Millions of families have memories of loved ones because of this company.

I'm not an authority on pension plans but I'm a participant in this one. I believe Mr. Mills and the management team did everything to ensure the plan would continue.

It was unfortunate the article got sidetracked on how Mr. Mills spends his money. I worked for him, and the company treated me and all employees fairly. How he spends his own money is his business. Mr. Mills and his family have been very generous to this community. I would hate to see that change because a newsworthy article was sensationalized and attacked one of Chattanooga's finest families!

KYLE PRICE, Signal Mountain


Prayer is of essence in our nation now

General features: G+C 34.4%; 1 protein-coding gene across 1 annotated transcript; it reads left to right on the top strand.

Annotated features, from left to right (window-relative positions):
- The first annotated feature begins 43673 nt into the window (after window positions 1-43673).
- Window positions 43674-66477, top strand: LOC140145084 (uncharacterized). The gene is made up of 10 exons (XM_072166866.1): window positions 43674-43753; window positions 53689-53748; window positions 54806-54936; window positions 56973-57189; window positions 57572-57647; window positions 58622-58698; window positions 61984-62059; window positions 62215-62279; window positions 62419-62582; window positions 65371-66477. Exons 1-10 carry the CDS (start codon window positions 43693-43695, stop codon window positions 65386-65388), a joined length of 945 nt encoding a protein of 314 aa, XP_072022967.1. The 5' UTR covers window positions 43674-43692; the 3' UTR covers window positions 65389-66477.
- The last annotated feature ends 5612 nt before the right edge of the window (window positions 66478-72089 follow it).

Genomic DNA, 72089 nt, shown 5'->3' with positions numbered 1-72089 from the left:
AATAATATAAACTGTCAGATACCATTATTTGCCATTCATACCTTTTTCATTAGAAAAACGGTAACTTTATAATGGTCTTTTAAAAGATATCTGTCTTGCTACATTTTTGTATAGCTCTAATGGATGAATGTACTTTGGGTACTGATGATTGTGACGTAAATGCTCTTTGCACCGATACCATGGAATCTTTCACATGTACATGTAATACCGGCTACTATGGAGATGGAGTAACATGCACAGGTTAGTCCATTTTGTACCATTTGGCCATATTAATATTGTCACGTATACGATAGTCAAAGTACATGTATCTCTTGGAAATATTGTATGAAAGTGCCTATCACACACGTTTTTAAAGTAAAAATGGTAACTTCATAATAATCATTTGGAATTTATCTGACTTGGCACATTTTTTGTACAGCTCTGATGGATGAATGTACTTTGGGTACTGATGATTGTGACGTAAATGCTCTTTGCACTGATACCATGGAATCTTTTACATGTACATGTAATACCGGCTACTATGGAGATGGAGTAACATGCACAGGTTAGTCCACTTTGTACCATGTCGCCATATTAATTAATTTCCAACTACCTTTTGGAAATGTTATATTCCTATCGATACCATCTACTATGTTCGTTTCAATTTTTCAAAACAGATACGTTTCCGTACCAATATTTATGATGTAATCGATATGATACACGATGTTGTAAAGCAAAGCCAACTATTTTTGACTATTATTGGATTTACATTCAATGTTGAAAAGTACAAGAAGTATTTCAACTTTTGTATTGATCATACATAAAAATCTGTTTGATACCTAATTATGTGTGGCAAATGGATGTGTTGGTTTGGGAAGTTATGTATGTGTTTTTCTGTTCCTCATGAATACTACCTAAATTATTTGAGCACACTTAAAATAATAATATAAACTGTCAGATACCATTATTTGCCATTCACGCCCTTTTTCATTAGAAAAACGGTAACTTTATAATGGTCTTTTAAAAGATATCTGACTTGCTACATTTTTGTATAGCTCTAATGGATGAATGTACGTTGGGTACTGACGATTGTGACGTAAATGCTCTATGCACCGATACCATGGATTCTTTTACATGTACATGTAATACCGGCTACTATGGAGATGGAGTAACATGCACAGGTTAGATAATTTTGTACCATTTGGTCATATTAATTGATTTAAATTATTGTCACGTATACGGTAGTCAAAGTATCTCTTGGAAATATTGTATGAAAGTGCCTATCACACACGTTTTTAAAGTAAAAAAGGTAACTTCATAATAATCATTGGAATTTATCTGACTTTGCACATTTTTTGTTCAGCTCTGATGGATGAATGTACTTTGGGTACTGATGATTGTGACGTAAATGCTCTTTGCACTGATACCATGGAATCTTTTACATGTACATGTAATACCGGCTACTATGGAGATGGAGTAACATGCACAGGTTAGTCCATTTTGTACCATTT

We need to remember that our country has always made the declaration of our God. Since the beginning of our nation, we have put him in our hearts to praise, pray and worship. The license plates that state "In God We Trust" are wonderful to see.

We are straying away from God's truths and our blessed country. We have prospered in our economics and our manufacturing things to give us a better life. We have allowed lawmakers to legalize abortions, same-sex marriages and abolish prayer in our schools and school functions. Our morals are at a level of disregard to God's law.

Our silent majority needs to make its voices heard! Also, elect responsible people who will willingly work to reinforce our nation to the belief in God. "God Bless America" once was a great song. We were proud to be Americans. When we turn from God, he will turn from us, unless we repent and ask forgiveness. America -- wake up, before it's too late. At this time, prayer is of essence.

JUDY CORBIN, Soddy-Daisy


Strut impressive on short notice

A lot of opinions have surfaced regarding this year's Bessie Smith Strut ... the good, the bad, the ugly!